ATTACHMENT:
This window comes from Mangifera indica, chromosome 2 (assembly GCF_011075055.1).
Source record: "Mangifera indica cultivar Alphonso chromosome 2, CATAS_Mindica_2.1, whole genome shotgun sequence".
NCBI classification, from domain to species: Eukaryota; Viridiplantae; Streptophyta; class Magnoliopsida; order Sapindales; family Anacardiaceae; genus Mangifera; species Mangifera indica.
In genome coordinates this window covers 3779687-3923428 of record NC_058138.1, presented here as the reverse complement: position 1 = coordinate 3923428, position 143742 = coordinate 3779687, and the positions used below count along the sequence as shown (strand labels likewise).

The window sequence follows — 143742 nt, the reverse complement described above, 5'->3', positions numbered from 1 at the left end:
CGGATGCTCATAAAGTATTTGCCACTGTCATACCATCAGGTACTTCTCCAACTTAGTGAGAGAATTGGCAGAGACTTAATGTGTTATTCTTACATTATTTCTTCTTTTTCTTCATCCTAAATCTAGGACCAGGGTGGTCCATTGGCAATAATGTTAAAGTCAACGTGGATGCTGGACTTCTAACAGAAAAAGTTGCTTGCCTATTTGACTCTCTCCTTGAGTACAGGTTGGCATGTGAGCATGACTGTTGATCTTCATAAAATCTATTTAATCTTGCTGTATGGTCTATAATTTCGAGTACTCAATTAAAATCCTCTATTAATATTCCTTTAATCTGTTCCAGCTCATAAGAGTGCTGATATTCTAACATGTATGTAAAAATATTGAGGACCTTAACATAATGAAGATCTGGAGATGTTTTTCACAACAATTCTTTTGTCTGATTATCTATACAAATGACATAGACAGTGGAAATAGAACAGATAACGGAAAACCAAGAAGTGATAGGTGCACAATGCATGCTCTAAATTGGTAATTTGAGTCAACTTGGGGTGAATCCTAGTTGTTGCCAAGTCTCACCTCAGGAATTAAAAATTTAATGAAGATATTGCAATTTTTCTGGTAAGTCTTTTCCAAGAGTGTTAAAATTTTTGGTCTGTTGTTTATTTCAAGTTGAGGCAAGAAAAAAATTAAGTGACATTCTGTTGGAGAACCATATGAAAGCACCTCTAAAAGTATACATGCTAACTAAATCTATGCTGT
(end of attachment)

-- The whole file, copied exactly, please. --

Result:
This window comes from Mangifera indica, chromosome 2 (assembly GCF_011075055.1).
Source record: "Mangifera indica cultivar Alphonso chromosome 2, CATAS_Mindica_2.1, whole genome shotgun sequence".
NCBI classification, from domain to species: Eukaryota; Viridiplantae; Streptophyta; class Magnoliopsida; order Sapindales; family Anacardiaceae; genus Mangifera; species Mangifera indica.
In genome coordinates this window covers 3779687-3923428 of record NC_058138.1, presented here as the reverse complement: position 1 = coordinate 3923428, position 143742 = coordinate 3779687, and the positions used below count along the sequence as shown (strand labels likewise).

The window sequence follows — 143742 nt, the reverse complement described above, 5'->3', positions numbered from 1 at the left end:
CGGATGCTCATAAAGTATTTGCCACTGTCATACCATCAGGTACTTCTCCAACTTAGTGAGAGAATTGGCAGAGACTTAATGTGTTATTCTTACATTATTTCTTCTTTTTCTTCATCCTAAATCTAGGACCAGGGTGGTCCATTGGCAATAATGTTAAAGTCAACGTGGATGCTGGACTTCTAACAGAAAAAGTTGCTTGCCTATTTGACTCTCTCCTTGAGTACAGGTTGGCATGTGAGCATGACTGTTGATCTTCATAAAATCTATTTAATCTTGCTGTATGGTCTATAATTTCGAGTACTCAATTAAAATCCTCTATTAATATTCCTTTAATCTGTTCCAGCTCATAAGAGTGCTGATATTCTAACATGTATGTAAAAATATTGAGGACCTTAACATAATGAAGATCTGGAGATGTTTTTCACAACAATTCTTTTGTCTGATTATCTATACAAATGACATAGACAGTGGAAATAGAACAGATAACGGAAAACCAAGAAGTGATAGGTGCACAATGCATGCTCTAAATTGGTAATTTGAGTCAACTTGGGGTGAATCCTAGTTGTTGCCAAGTCTCACCTCAGGAATTAAAAATTTAATGAAGATATTGCAATTTTTCTGGTAAGTCTTTTCCAAGAGTGTTAAAATTTTTGGTCTGTTGTTTATTTCAAGTTGAGGCAAGAAAAAAATTAAGTGACATTCTGTTGGAGAACCATATGAAAGCACCTCTAAAAGTATACATGCTAACTAAATCTATGCTGT